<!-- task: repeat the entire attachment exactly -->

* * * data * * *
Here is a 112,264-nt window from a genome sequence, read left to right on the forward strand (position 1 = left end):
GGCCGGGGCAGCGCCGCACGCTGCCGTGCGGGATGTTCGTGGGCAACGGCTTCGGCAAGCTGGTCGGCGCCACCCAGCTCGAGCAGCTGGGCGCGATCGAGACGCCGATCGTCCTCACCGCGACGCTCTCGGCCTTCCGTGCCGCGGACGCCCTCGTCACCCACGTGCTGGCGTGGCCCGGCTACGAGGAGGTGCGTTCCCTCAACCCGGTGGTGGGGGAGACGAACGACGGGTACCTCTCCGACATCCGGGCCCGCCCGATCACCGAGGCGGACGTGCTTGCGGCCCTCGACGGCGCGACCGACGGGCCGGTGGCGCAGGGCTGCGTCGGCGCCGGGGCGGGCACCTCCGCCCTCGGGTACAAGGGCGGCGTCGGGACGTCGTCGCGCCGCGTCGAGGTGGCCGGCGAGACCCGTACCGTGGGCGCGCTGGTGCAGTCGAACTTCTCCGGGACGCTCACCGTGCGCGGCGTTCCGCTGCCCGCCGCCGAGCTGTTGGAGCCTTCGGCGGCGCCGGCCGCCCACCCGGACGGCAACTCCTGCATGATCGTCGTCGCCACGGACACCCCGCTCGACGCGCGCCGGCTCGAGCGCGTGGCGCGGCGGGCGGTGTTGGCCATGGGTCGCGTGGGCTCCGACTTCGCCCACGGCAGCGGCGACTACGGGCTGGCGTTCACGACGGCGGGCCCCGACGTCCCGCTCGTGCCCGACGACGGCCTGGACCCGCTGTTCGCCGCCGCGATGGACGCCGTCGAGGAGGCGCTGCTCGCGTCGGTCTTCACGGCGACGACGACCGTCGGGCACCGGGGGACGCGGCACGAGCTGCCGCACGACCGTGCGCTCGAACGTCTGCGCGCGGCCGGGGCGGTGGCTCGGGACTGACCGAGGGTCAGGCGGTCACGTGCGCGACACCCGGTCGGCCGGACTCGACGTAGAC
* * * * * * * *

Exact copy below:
Here is a 112,264-nt window from a genome sequence, read left to right on the forward strand (position 1 = left end):
GGCCGGGGCAGCGCCGCACGCTGCCGTGCGGGATGTTCGTGGGCAACGGCTTCGGCAAGCTGGTCGGCGCCACCCAGCTCGAGCAGCTGGGCGCGATCGAGACGCCGATCGTCCTCACCGCGACGCTCTCGGCCTTCCGTGCCGCGGACGCCCTCGTCACCCACGTGCTGGCGTGGCCCGGCTACGAGGAGGTGCGTTCCCTCAACCCGGTGGTGGGGGAGACGAACGACGGGTACCTCTCCGACATCCGGGCCCGCCCGATCACCGAGGCGGACGTGCTTGCGGCCCTCGACGGCGCGACCGACGGGCCGGTGGCGCAGGGCTGCGTCGGCGCCGGGGCGGGCACCTCCGCCCTCGGGTACAAGGGCGGCGTCGGGACGTCGTCGCGCCGCGTCGAGGTGGCCGGCGAGACCCGTACCGTGGGCGCGCTGGTGCAGTCGAACTTCTCCGGGACGCTCACCGTGCGCGGCGTTCCGCTGCCCGCCGCCGAGCTGTTGGAGCCTTCGGCGGCGCCGGCCGCCCACCCGGACGGCAACTCCTGCATGATCGTCGTCGCCACGGACACCCCGCTCGACGCGCGCCGGCTCGAGCGCGTGGCGCGGCGGGCGGTGTTGGCCATGGGTCGCGTGGGCTCCGACTTCGCCCACGGCAGCGGCGACTACGGGCTGGCGTTCACGACGGCGGGCCCCGACGTCCCGCTCGTGCCCGACGACGGCCTGGACCCGCTGTTCGCCGCCGCGATGGACGCCGTCGAGGAGGCGCTGCTCGCGTCGGTCTTCACGGCGACGACGACCGTCGGGCACCGGGGGACGCGGCACGAGCTGCCGCACGACCGTGCGCTCGAACGTCTGCGCGCGGCCGGGGCGGTGGCTCGGGACTGACCGAGGGTCAGGCGGTCACGTGCGCGACACCCGGTCGGCCGGACTCGACGTAGAC